Previously used against banks in Latvia, Northern Cyprus, Belarus, Syria and Burma, Section 311 inter alia may prohibit US institutions from having any correspondent relations with an alleged offender. BDA denied everything; Stanley Au, a well-known businessman who chairs its parent group, at first called the US charges "a big joke." BDA nonetheless temporarily suspended dealings with North Korea - causing great inconvenience to banks there, which continues - after worried customers withdrew funds equivalent to 10% of its capital. As the run continued, BDA's board asked for government protection on September 29. By October 3 the Macau authorities had reportedly spent $75 million to stabilize the bank, while setting up a task force to probe the US charges and calling on residents to have faith in their financial system. In a word this made waves, and they are still spreading. Also reportedly a subject of the US enquiry is another Macau bank, Seng Hang, controlled by Stanley Ho: a billionaire gambling mogul well connected in both Beijing and Pyongyang, where he has a casino. Even the Bank of China (BOC)'s Hong Kong unit, which is said to function semi-autonomously of its parent, may be a target; defectors have reported that all North Korean banks maintain accounts with, and transfer funds through, the BOC.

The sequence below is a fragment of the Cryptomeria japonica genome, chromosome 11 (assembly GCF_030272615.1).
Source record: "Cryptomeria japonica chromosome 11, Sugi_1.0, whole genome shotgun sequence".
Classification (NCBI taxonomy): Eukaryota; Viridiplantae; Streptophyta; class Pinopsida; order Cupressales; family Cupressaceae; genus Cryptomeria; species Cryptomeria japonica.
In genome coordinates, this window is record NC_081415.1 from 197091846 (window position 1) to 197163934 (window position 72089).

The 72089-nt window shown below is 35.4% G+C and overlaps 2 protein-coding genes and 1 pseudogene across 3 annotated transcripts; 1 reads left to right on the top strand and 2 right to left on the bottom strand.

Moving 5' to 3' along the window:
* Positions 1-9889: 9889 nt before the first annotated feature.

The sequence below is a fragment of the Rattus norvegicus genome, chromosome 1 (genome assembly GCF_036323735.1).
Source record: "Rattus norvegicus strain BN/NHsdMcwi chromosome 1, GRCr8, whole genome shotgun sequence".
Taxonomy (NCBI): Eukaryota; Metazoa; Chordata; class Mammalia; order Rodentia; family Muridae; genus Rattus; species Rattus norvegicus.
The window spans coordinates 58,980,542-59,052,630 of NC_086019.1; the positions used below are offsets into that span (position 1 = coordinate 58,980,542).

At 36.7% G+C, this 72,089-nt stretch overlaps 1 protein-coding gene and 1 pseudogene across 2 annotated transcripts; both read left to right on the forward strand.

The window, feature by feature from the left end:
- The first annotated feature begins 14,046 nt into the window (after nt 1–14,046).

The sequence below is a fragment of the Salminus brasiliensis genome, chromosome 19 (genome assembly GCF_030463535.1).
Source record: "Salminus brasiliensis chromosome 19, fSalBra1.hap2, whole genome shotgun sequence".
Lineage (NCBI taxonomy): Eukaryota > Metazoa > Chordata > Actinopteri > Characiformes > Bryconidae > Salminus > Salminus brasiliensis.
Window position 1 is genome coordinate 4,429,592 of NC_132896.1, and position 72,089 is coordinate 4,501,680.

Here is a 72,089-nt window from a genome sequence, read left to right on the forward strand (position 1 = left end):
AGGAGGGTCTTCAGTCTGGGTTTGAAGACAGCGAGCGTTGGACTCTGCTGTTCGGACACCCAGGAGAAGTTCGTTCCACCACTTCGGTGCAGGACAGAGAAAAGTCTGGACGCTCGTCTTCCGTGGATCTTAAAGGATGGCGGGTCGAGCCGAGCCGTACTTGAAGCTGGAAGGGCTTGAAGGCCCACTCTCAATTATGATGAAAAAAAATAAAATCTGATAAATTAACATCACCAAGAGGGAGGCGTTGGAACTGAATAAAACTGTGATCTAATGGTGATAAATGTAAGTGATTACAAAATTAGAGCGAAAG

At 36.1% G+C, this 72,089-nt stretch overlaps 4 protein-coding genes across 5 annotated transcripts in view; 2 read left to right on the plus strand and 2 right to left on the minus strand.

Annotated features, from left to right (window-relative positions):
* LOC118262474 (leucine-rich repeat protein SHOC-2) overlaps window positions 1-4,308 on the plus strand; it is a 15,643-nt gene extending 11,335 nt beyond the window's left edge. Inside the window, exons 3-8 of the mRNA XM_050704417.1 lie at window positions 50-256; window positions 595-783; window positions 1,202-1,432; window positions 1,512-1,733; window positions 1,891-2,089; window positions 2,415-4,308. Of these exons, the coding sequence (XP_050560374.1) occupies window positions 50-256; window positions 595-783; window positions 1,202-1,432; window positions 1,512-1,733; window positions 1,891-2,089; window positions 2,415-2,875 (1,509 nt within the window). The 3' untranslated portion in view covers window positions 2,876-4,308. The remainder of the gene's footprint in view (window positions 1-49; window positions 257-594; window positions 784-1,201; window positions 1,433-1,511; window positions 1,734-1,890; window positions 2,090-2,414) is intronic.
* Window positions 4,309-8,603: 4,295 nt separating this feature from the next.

A money trail from Moscow, via Dublin?
The crackdown continued with the arrest in Belfast on October 7, following an indictment by the US Justice Department, of Sean Garland: a leading Irish communist and ex-militant in the Official IRA. Now 71, the president of the Workers' Party of Ireland (WPI) is one of seven men accused of helping North Korea pass on counterfeit currency with a face value of up to $1 million during 1997-2000: allegedly collecting it from places like Moscow, Warsaw or Minsk while on WPI business, taking it to the UK by ferry to avoid security checks, and even protecting North Korea by telling co-conspirators that the source was Russia. Three of the men indicted were convicted in a British court in 2002, and last year a BBC Panorama programme named Garland. Some in Ireland are miffed that the US Secret Service worked with British police to nab him in Northern Ireland. He was granted bail, and the US is now seeking his extradition within 65 days under a treaty with the UK.